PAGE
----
I’ve seen a few job specs for CMOs over the last several months as research for my book, and I never cease to be surprised by the diversity of responsibilities. You do not see that with CEO or CFO job specs! On a basic level, CMOs are supposed to have significant influence over all “4 Ps of marketing” – promotion, product, place and price. However in reality, a study conducted across over 1,700 CMOs by IBM
last year indicated that while CMOs exert a strong influence over promotional activities such as advertising, external communications and social media initiatives, in general they play a smaller role in shaping the other 3 Ps. And that’s a problem given that they don’t have power over the combined effect.
So what we have here is a sort of “50 shades” effect, but what we need are some industry standards in terms of CMO role and responsibilities which can be used to inform and educate the business community at large.
Last week’s CMO Club Summit
presented an array of content eagerly consumed by CMOs attending the two-day conference. And while not all of the subjects included a digital element in the title of the session, digital, search and social certainly was woven throughout most of the presentations, not surprisingly.
So, when the question arose over why everything was about digital during our final lunch, I wondered how someone could even ask such a thing. Isn't digital pervasive in every aspect of marketing; indeed in every aspect of business. I'm guessing this CMO was just concerned that so many topics focused on digital and social media almost to the detriment of leaving out other traditional topics – rather than how digital is woven through all we do as marketers. This CMO went on to clarify her point by suggesting additional content around more traditional marketing topics like advertising, promotions, creativity, etc. Perhaps CMOs are getting weary of the digital emphasis.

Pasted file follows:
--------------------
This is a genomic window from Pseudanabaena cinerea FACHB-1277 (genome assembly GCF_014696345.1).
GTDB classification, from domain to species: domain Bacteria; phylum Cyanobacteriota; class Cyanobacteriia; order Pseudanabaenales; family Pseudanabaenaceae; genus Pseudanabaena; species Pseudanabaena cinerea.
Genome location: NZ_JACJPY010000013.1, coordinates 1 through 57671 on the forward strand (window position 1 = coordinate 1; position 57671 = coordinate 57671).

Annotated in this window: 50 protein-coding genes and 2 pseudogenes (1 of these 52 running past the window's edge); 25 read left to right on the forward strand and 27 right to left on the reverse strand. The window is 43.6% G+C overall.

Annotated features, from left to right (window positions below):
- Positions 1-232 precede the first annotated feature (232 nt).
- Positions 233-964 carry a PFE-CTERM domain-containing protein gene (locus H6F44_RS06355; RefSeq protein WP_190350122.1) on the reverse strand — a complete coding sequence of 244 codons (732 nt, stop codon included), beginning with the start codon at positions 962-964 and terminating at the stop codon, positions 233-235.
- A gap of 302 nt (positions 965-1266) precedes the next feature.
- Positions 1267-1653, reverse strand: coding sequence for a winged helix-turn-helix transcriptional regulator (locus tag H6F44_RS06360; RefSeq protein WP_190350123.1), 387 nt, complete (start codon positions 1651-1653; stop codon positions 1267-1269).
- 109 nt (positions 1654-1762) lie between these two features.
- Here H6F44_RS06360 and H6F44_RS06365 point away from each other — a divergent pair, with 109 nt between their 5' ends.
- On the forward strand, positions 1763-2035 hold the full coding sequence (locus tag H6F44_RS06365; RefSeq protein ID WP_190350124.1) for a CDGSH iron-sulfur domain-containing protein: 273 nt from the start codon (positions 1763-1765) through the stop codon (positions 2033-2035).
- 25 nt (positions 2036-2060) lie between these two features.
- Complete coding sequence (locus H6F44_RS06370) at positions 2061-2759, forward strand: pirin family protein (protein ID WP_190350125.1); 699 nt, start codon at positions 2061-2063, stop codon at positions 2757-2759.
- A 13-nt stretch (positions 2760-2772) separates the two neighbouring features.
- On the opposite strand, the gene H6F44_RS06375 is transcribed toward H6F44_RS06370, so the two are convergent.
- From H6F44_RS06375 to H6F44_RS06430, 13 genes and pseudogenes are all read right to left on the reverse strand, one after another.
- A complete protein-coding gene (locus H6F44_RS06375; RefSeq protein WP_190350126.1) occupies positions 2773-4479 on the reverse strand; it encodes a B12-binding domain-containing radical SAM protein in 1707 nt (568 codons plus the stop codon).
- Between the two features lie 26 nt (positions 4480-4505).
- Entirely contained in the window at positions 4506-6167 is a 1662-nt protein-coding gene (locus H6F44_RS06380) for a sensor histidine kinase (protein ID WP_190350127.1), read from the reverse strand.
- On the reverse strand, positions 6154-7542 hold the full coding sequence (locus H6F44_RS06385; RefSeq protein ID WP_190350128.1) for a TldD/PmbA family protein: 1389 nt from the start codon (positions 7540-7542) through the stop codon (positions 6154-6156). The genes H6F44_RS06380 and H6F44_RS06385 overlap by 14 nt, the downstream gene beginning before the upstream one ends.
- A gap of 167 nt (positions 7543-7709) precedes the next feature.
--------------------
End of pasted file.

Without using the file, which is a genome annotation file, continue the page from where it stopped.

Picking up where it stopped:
And yet, just yesterday Advertising Age published a story
about more growth in digital. “Last year, US agencies generated 30.3% of revenue, or $10.1 billion, from digital, compared with 28% in 2010,” according to the article. “Digital revenue at agencies surged 16.4% in 2011, with growth across agency disciplines.”
Clearly digital is here to stay, thrive and expand with new technologies, platforms and devices. So, the subject matter at the CMO Club Summit around digital transformation, innovation in search, delivering with digital, ranking high on Google, innovation in mobile and bridging the digital divide were most clearly relevant for today’s CMOs. But perhaps we should also be thinking more cleverly around topics that are either languishing or relatively unexplored such as interactive television, diversity marketing, sponsorship and the like.
As a strong advocate for digital, I’ll happily gobble-up content around the subject and I’m always eager to hear about new developments. Equally though, I worry that we just grasp at the bright new shiny toys and forget our grounding in old-fashioned creativity, story-telling and coming up with the big idea which can be integrated across new – as well as more traditional – channels and platforms.